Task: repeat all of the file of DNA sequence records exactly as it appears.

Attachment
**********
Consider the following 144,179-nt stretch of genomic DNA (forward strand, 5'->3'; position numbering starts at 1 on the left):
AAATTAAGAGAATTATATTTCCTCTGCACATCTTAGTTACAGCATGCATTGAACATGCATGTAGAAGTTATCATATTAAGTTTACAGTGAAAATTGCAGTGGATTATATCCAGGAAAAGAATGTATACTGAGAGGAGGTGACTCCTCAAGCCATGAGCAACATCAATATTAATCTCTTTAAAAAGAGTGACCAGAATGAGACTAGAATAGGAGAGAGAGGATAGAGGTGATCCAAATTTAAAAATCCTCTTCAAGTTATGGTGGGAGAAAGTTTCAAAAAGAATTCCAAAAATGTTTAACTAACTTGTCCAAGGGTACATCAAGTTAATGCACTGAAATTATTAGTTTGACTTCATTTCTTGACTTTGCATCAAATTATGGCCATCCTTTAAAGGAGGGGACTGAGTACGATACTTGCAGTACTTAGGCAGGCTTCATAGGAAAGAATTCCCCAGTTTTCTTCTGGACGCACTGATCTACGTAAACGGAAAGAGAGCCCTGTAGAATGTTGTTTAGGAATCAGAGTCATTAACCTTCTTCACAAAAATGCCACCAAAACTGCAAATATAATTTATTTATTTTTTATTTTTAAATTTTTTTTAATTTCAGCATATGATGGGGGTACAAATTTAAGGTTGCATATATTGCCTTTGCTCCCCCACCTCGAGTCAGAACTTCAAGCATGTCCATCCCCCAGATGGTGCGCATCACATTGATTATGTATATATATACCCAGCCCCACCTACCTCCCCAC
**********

Consider the following 144,179-nt stretch of genomic DNA (forward strand, 5'->3'; position numbering starts at 1 on the left):
AAATTAAGAGAATTATATTTCCTCTGCACATCTTAGTTACAGCATGCATTGAACATGCATGTAGAAGTTATCATATTAAGTTTACAGTGAAAATTGCAGTGGATTATATCCAGGAAAAGAATGTATACTGAGAGGAGGTGACTCCTCAAGCCATGAGCAACATCAATATTAATCTCTTTAAAAAGAGTGACCAGAATGAGACTAGAATAGGAGAGAGAGGATAGAGGTGATCCAAATTTAAAAATCCTCTTCAAGTTATGGTGGGAGAAAGTTTCAAAAAGAATTCCAAAAATGTTTAACTAACTTGTCCAAGGGTACATCAAGTTAATGCACTGAAATTATTAGTTTGACTTCATTTCTTGACTTTGCATCAAATTATGGCCATCCTTTAAAGGAGGGGACTGAGTACGATACTTGCAGTACTTAGGCAGGCTTCATAGGAAAGAATTCCCCAGTTTTCTTCTGGACGCACTGATCTACGTAAACGGAAAGAGAGCCCTGTAGAATGTTGTTTAGGAATCAGAGTCATTAACCTTCTTCACAAAAATGCCACCAAAACTGCAAATATAATTTATTTATTTTTTATTTTTAAATTTTTTTTAATTTCAGCATATGATGGGGGTACAAATTTAAGGTTGCATATATTGCCTTTGCTCCCCCACCTCGAGTCAGAACTTCAAGCATGTCCATCCCCCAGATGGTGCGCATCACATTGATTATGTATATATATACCCAGCCCCACCTACCTCCCCAC